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Home / Clean Water Act

Energy firm behind OC oil spill to admit violating Federal Clean Water Act

The company that operates an underwater oil pipeline that ruptured last year, spilling 25,000 gallons of crude into the ocean off Huntington Beach — forcing the closure of beaches and fisheries — is scheduled to plead guilty Thursday along with two of its subsidiaries to violating the federal Clean Water Act.

In a plea agreement with federal prosecutors, Amplify Energy Corp. and its subsidiaries Beta Operating Co. and San Pedro Bay Pipeline Co. will plead guilty to a misdemeanor count of negligently discharging oil into San Pedro Bay, and will agree to pay a $7.1 million fine and $5.8 million to reimburse various federal programs impacted by the October 2020 spill.

U.S. District Judge David O. Carter will have the final say over whether to accept or reject the terms of the plea.

In addition to the fines and fees, the companies would also spend four years on probation and would be required to make a series of operational changes, including improved training, installation of a new leak-detection system and meeting notification requirements, according to the U.S. Attorney’s Office.

“The substantial financial penalties and compliance measures required by the plea agreements demonstrate the federal government’s resolve to punish any entity that causes environmental damage,” Acting U.S. Attorney Stephanie S. Christensen said in a statement last month announcing the plea deal. “This oil spill affected numerous people, businesses and organizations who use the Southern California coastal waters. The companies involved are now accepting their responsibility for criminal conduct and are required to make significant improvements that will help prevent future oil spills.”

In a statement, Amplify President/CEO Martyn Willsher said the company has ensured from the start that it was “working cooperatively with the various agencies investigating this incident.”

“We believe this resolution, which is subject to court review and approval, reflects the commitments we made immediately following the incident to impacted parties and is in the best interest of Amplify and its stakeholders,” he said. “We are committed to safely operating in a way that ensures the protection of the environment and the surrounding communities.”

Also, last month, Amplify Energy announced it had reached a settlement of a lawsuit filed against it by fisheries, property owners and other businesses impacted by the spill. Terms of the settlement were not divulged, but Amplify insisted in a statement it will “resolve all civil claims” against the company and its subsidiaries.

“We are pleased to have reached an agreement in principle regarding the civil litigation resulting from the Southern California Pipeline Incident last October,” Willsher said in a statement announcing that settlement. “Although we are unable to provide additional detail at this time, we negotiated in good faith and believe we have come to a reasonable and fair resolution. We will continue to vigorously pursue our substantial claims for damages against the ships that struck our pipeline, and the Marine Exchange of Southern California that failed to notify us of the anchor strikes.”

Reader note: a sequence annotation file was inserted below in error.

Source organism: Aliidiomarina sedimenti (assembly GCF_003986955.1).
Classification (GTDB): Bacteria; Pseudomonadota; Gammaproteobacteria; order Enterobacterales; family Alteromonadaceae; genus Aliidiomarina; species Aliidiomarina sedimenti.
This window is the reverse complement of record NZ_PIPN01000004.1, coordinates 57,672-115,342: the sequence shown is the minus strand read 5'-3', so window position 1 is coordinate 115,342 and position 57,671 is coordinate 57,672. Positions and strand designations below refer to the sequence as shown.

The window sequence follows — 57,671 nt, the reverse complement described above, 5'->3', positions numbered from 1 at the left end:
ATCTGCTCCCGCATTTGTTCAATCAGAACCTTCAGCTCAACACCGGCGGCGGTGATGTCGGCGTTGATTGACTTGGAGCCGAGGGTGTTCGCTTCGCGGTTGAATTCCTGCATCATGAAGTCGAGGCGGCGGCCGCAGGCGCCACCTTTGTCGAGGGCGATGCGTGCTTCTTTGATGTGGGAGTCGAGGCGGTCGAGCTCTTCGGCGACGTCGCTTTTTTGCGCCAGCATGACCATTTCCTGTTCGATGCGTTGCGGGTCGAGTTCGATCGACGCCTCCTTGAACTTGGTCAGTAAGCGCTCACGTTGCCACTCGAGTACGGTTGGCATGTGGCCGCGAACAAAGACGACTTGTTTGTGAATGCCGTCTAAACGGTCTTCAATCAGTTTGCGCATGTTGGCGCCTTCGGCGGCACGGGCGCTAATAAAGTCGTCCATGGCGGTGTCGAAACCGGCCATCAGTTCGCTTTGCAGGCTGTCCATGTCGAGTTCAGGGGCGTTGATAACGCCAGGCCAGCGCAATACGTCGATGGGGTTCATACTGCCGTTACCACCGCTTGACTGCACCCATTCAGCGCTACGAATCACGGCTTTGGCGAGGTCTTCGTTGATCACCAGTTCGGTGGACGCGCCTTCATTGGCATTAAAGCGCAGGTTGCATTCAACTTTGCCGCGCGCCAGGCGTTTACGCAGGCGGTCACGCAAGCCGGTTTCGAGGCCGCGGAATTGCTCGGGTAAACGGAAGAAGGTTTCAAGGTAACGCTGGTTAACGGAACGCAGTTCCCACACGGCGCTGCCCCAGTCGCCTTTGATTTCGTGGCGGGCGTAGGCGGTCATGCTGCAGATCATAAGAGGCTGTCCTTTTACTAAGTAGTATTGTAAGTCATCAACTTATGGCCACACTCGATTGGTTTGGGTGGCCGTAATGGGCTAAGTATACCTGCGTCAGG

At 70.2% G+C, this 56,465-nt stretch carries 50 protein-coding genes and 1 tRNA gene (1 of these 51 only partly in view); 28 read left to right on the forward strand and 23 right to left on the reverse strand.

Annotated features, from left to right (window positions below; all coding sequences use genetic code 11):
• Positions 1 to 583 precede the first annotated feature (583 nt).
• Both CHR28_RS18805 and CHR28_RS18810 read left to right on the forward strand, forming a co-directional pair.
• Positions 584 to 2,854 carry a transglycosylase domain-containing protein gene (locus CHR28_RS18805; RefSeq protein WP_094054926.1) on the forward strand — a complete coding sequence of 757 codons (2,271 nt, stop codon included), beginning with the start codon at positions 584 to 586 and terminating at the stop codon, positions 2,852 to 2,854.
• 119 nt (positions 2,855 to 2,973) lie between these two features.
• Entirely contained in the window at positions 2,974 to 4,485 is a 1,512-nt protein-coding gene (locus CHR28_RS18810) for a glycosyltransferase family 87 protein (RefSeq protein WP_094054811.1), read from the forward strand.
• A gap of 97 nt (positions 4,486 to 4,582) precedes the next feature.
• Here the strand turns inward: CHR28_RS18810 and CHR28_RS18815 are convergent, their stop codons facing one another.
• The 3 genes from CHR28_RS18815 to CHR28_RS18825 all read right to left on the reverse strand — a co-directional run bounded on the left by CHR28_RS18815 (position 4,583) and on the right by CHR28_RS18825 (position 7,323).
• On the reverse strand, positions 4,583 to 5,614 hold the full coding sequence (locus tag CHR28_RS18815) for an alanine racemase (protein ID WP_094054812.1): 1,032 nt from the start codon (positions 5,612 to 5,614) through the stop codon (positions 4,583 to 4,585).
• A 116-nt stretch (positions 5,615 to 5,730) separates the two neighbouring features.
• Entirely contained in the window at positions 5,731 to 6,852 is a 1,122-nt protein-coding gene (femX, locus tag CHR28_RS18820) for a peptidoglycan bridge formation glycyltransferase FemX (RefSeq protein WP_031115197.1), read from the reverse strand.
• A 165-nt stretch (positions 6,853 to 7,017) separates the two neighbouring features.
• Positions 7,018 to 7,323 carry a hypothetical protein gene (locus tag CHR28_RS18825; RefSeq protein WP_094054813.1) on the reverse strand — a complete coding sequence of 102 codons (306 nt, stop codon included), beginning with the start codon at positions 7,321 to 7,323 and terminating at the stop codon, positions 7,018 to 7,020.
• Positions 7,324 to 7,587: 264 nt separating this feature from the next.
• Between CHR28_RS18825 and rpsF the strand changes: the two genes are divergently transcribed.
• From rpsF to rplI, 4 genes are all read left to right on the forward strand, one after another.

The settlement reached with businesses and property owners will be covered by Amplify’s insurers, according to the company.

In July, Orange County accepted nearly $1 million to settle its portion of litigation with Amplify over the oil spill, covering emergency response and cleanup efforts.

Amplify filed a lawsuit of its own in February against a pair of shipping companies that operated vessels believed to have struck and dragged the pipeline with their anchors.

The pipeline, which is used to carry crude oil from several offshore drilling platforms to a processing plant in Long Beach, began leaking the afternoon of Oct. 1, 2021, but the companies continued pumping oil through the line until the following morning, authorities said last year.

All told, about 25,000 gallons of oil seeped into the ocean from the ruptured 16-inch pipeline, which is submerged about 4.7 miles west of Huntington Beach.

The spill occurred in federal waters at the Elly oil-rig platform, which was built to process crude oil from two other platforms, which draw from a large reservoir called Beta Field. Elly is one of three platforms operated by Beta Operating Co., which is owned by Amplify Energy and also operates Ellen and Eureka nearby. Elly processes oil production from Ellen and Eureka and is fed by some 70 oil wells. The processing platform separates oil from water.

The leak forced the cancellation of the popular Huntington Beach Airshow, which was underway when the spill was detected. Beaches were closed up and down the Orange County coast as crews worked to contain the crude oil.

Federal investigators have said the pipeline appeared to have been damaged by a ship’s anchor, likely belonging to one of the dozens of cargo ships that were backlogged over a period of months outside the Los Angeles-Long Beach port complex.

More than a dozen companies doing business in the region sued Amplify Energy Corp. for damages resulting from the spill.

Fishing resumed in late November along the Orange County coast, following a two-month shutdown of fisheries due to the spill. The fishing ban encircled 650 square miles of marine waters and about 45 miles of shoreline, including all bays and harbors from Seal Beach to San Onofre State Beach, officials said.

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